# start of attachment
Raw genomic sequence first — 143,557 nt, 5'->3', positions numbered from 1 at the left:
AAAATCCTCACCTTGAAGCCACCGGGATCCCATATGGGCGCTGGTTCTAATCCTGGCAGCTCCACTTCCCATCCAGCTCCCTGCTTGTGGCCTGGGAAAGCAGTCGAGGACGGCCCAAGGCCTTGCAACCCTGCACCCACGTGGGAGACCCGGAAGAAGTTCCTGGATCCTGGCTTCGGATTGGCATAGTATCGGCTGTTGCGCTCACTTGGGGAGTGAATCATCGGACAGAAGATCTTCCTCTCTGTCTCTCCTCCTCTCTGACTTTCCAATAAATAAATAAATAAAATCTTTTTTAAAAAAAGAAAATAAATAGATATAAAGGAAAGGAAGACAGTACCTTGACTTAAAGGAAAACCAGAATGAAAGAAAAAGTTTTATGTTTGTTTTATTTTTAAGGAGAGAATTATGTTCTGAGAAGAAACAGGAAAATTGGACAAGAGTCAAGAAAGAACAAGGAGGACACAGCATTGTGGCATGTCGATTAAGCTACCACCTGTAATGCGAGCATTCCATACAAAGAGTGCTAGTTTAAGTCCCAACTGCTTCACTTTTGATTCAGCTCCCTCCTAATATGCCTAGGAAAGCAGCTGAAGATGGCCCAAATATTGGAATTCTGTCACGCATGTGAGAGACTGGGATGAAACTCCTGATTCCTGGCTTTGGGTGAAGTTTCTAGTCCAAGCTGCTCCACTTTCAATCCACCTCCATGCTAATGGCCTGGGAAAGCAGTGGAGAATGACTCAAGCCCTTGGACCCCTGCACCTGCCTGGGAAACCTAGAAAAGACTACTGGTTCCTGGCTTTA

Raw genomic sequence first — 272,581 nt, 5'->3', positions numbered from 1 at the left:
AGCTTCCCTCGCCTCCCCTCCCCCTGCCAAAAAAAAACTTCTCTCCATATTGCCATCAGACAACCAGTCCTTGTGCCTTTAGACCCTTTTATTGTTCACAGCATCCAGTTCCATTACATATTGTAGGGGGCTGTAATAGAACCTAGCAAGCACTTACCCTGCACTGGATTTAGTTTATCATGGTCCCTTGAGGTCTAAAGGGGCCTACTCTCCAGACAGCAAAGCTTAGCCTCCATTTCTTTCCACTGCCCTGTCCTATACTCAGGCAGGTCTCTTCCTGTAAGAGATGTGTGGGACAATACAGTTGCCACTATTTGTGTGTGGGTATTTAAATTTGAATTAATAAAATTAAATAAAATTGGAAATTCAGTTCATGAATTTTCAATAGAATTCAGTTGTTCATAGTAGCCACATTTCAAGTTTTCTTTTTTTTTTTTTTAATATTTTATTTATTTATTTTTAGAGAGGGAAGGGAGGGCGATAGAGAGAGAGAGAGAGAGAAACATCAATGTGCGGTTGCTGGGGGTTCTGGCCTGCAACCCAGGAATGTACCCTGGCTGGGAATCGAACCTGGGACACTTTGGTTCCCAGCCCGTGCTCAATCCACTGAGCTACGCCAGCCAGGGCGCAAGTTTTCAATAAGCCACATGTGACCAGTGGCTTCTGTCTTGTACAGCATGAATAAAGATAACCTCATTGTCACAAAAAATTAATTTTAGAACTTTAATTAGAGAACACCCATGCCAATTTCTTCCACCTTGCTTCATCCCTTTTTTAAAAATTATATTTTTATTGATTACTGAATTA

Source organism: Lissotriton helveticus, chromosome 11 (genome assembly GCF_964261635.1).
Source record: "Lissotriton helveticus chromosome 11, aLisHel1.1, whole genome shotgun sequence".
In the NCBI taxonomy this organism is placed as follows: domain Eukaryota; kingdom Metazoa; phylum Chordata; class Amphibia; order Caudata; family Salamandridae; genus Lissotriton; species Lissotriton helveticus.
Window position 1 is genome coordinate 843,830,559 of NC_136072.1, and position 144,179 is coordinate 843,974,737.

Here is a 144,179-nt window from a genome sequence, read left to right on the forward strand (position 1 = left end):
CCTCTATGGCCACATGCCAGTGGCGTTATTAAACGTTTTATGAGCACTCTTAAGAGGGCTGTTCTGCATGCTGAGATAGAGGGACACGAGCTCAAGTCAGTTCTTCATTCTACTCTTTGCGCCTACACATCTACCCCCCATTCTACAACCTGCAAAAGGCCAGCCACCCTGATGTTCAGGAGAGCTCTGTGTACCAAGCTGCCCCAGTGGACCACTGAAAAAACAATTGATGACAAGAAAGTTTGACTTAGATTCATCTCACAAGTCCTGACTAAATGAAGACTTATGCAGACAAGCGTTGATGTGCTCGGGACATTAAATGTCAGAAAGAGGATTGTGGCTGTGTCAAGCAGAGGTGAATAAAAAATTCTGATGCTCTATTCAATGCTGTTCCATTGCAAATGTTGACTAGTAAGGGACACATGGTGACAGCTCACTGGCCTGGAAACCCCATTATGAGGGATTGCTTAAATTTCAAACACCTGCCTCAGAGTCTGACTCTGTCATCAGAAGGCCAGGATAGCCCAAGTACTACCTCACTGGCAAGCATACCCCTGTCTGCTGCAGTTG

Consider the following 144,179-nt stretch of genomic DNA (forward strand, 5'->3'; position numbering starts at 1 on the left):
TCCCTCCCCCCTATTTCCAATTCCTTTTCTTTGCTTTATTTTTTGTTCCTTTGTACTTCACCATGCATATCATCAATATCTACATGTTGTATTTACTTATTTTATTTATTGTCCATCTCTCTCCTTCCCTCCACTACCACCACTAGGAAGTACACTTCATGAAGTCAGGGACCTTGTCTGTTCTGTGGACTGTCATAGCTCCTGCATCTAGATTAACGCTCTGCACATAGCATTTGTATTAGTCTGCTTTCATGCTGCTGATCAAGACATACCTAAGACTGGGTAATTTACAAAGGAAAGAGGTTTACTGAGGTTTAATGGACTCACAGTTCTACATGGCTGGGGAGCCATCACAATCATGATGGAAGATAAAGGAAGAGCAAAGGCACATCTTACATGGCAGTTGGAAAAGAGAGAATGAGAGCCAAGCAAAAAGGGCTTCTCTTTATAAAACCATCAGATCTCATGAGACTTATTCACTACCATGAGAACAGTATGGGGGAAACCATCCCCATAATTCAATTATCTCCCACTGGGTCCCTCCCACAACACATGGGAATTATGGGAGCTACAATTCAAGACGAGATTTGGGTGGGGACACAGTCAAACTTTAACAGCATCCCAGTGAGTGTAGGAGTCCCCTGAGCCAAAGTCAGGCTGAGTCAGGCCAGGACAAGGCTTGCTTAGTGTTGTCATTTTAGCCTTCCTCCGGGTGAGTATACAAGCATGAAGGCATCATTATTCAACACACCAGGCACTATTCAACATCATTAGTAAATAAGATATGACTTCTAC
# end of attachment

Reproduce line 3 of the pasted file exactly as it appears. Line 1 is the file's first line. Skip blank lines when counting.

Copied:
Raw genomic sequence first — 272,581 nt, 5'->3', positions numbered from 1 at the left: